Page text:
Aliza and I talked for a long while about our dreams, and what Betty would advise us if she were with us in person, rather than just in spirit! We read about her emptiness at never becoming a mother. It echoed so sadly from each page, and caused me to want to hug and envelope each of my children like the gifts that they are. There were things she said about making peace with troubled relationships before it was too late that Aliza and I identified with. She presented these struggles, all laced with a sense of hope and positive growth, and it touched Aliza and me very deeply. She had written things that seemed to be speaking directly to us and our hearts in such a relatable way. One of her last random quotes was how important it is to grab each day and make the most of it.
After reading her diary, we sat there for another forty-five minutes or more just talking about Betty—a sweet, but lonely, childless Catholic lady who had died alone—so different from us—two Orthodox Jewish mothers so intertwined with family and community—and yet, what she had to say applied to our lives and what we each were going through. It was strangely cathartic. Suddenly, buying things from the sale no longer seemed so wrong. In fact, it seemed holy and right. I wanted more parts of Betty; I wanted things to remember her by. I wanted mementos from her and that amazing experience!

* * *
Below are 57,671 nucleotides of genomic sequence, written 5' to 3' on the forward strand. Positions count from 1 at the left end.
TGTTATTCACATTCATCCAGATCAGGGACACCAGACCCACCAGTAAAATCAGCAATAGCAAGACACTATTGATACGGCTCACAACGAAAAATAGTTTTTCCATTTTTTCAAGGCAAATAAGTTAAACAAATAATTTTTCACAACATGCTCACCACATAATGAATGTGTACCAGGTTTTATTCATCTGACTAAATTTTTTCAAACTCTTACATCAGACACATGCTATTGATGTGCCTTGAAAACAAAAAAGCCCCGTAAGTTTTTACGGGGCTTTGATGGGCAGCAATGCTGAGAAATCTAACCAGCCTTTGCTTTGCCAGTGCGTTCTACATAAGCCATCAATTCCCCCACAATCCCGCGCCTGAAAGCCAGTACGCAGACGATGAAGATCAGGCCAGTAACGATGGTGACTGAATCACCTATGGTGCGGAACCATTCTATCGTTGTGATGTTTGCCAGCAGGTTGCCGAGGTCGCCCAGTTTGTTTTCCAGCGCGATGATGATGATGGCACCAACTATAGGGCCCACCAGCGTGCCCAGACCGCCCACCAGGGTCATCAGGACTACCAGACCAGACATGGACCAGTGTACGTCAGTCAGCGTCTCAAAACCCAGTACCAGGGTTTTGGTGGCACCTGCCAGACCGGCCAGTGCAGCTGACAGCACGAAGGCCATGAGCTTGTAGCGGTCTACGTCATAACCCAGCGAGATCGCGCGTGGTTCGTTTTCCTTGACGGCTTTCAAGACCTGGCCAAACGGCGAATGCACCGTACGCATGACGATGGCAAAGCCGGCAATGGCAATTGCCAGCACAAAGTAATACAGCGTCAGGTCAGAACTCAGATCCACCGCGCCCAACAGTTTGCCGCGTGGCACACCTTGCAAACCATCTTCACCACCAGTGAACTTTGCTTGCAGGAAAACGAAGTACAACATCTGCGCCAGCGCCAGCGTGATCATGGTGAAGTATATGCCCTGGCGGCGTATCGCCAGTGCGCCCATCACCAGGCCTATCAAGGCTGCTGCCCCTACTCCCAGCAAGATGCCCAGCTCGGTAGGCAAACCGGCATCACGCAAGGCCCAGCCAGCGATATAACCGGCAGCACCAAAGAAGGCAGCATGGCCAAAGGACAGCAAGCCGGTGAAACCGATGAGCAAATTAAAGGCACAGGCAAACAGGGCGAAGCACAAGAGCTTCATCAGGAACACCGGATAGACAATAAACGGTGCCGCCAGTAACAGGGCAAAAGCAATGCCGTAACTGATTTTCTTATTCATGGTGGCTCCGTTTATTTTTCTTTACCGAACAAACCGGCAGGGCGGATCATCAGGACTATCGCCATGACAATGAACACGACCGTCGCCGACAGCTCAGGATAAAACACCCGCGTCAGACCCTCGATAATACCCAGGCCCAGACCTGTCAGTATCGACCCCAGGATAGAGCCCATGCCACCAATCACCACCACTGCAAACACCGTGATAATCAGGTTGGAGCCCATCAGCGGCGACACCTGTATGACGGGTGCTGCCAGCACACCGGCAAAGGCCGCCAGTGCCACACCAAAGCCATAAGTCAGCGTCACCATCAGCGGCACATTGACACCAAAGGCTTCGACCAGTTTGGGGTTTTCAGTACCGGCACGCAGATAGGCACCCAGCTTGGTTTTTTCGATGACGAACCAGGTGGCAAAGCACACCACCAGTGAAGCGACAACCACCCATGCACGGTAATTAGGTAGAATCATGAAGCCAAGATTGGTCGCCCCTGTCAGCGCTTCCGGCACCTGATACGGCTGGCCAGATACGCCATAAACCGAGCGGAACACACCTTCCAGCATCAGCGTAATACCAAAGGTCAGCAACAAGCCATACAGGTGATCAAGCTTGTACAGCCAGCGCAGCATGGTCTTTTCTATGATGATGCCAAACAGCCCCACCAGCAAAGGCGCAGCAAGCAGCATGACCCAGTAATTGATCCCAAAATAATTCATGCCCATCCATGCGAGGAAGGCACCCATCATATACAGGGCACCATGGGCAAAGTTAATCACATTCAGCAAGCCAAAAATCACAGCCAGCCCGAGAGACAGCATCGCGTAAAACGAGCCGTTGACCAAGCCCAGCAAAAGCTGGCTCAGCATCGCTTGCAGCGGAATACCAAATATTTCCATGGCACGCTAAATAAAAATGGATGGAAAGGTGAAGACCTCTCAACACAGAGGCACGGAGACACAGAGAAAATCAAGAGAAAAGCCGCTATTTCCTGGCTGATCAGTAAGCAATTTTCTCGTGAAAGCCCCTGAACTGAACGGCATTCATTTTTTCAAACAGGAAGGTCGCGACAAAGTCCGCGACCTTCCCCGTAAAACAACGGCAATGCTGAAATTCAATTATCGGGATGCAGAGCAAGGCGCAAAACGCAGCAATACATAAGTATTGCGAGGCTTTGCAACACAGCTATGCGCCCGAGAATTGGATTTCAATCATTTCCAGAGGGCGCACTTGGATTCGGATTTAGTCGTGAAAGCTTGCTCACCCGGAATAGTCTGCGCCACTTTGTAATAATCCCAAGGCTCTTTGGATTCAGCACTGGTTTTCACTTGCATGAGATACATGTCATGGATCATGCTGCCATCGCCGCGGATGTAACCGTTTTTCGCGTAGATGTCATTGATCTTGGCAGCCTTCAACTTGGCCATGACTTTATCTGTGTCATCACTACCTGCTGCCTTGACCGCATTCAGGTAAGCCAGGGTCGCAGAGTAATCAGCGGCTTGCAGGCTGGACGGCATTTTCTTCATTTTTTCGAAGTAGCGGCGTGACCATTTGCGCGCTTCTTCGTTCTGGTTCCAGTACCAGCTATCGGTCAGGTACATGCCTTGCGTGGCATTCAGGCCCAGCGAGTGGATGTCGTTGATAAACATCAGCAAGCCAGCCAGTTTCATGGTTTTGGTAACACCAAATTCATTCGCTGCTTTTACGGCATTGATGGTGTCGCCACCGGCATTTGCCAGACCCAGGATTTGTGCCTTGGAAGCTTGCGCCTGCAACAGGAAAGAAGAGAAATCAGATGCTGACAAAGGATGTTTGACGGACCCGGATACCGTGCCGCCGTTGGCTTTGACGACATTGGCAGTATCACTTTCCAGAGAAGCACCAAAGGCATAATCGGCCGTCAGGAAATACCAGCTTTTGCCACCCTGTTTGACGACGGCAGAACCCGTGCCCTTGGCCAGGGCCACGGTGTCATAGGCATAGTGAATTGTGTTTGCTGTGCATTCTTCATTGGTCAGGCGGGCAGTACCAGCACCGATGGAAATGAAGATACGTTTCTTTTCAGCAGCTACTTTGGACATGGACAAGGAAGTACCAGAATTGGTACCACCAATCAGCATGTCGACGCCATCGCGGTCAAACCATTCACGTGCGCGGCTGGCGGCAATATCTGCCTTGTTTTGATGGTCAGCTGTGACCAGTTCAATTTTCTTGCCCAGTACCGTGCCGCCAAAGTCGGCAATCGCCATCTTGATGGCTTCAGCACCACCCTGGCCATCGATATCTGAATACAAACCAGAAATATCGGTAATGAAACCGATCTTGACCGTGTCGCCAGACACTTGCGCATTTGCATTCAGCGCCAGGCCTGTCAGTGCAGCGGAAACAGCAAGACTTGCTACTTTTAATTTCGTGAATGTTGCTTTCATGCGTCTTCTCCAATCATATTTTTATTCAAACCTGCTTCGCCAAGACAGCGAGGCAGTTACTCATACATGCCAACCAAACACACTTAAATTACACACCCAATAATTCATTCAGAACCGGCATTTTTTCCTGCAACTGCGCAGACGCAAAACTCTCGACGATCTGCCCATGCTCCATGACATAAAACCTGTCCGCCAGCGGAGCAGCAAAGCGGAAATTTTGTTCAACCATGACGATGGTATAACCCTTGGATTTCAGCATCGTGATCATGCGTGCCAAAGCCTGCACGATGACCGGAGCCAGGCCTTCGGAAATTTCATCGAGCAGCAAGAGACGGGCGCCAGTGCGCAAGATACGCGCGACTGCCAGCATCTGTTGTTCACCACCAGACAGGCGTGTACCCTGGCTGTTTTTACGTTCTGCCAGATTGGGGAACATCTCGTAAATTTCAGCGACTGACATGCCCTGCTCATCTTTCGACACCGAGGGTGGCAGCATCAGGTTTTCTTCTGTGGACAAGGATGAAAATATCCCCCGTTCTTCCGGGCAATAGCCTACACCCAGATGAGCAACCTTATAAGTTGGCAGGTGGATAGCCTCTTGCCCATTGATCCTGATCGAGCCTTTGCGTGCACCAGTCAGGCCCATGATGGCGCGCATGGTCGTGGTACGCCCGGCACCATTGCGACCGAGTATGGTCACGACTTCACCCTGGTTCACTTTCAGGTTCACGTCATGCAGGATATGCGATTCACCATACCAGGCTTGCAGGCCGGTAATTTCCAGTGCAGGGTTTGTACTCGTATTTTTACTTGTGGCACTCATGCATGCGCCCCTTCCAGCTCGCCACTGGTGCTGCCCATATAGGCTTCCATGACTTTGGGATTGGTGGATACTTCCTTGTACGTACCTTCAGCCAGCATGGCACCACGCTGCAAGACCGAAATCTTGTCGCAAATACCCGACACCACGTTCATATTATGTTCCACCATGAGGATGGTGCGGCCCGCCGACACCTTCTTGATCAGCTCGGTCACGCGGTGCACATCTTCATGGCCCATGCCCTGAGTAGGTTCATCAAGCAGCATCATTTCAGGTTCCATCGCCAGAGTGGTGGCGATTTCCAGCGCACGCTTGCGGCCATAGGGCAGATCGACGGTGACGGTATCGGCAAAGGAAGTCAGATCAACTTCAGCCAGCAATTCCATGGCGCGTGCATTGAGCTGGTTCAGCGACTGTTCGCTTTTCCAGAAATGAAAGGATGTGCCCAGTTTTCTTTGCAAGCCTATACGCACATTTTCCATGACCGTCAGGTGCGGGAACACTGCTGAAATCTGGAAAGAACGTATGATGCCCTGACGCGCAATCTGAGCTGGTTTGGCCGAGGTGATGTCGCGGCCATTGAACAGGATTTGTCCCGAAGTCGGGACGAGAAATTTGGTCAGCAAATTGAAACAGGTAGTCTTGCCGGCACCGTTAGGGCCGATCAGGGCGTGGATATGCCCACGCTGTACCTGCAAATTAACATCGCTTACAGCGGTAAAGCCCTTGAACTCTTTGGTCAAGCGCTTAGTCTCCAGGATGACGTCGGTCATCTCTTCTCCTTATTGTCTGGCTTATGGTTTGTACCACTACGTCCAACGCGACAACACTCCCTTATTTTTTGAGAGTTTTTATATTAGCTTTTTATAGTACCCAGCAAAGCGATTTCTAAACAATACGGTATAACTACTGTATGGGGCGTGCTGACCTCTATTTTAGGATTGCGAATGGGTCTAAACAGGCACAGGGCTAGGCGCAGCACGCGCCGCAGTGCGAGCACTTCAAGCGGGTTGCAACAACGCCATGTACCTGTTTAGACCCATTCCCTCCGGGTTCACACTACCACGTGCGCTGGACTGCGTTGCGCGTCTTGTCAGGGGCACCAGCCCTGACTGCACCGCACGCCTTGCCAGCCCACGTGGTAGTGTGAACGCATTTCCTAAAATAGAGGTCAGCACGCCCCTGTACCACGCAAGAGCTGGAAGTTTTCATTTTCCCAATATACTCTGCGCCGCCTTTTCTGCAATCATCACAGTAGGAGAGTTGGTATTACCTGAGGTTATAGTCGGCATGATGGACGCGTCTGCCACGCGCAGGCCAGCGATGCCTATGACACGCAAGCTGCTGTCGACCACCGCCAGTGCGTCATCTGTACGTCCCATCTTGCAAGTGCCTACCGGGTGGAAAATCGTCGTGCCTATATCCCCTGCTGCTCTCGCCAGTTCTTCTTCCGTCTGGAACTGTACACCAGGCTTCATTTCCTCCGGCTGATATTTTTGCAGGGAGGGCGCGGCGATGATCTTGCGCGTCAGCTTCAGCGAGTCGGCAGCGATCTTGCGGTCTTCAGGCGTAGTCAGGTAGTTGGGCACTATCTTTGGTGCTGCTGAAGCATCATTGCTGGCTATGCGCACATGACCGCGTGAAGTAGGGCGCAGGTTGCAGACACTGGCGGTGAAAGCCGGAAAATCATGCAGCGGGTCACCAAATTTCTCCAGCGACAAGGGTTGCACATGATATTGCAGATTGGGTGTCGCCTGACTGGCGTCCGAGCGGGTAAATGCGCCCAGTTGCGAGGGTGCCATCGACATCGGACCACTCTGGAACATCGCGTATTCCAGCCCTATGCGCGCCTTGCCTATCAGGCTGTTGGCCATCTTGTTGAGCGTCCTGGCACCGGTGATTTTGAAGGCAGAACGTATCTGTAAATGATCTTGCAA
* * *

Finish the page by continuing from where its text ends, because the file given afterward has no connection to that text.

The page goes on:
Aliza and I made another round through the house with newfound eyes. We chose objects to cherish Betty by. I purchased three lovely quilts that I use for my Shabbos guest room, and when I get compliments on them, I tell people I received them from a dear friend.
Some may think it quite ironic that Aliza and I credit a woman who we have never met as one of our dearest friends—a friend who taught us so much about life one random cold, gray day. But of course, we know better. There is nothing ironic about our tale. It was the hand of G-d that brought all three of us together that day. Aliza and I talk about Betty once in a while, and we bless her soul for the lessons she taught us from beyond the grave and for the priceless gifts she left us.
is a freelance writer in many different genres—both in secular and Jewish venues. She is most known for her work as a regular contributor for the popular book series, Chicken Soup for the Soul, where she publishes under the name Amy Schoenfeld Hunt. She loves to hear from readers and can be reached at Shaynamy@aol.com.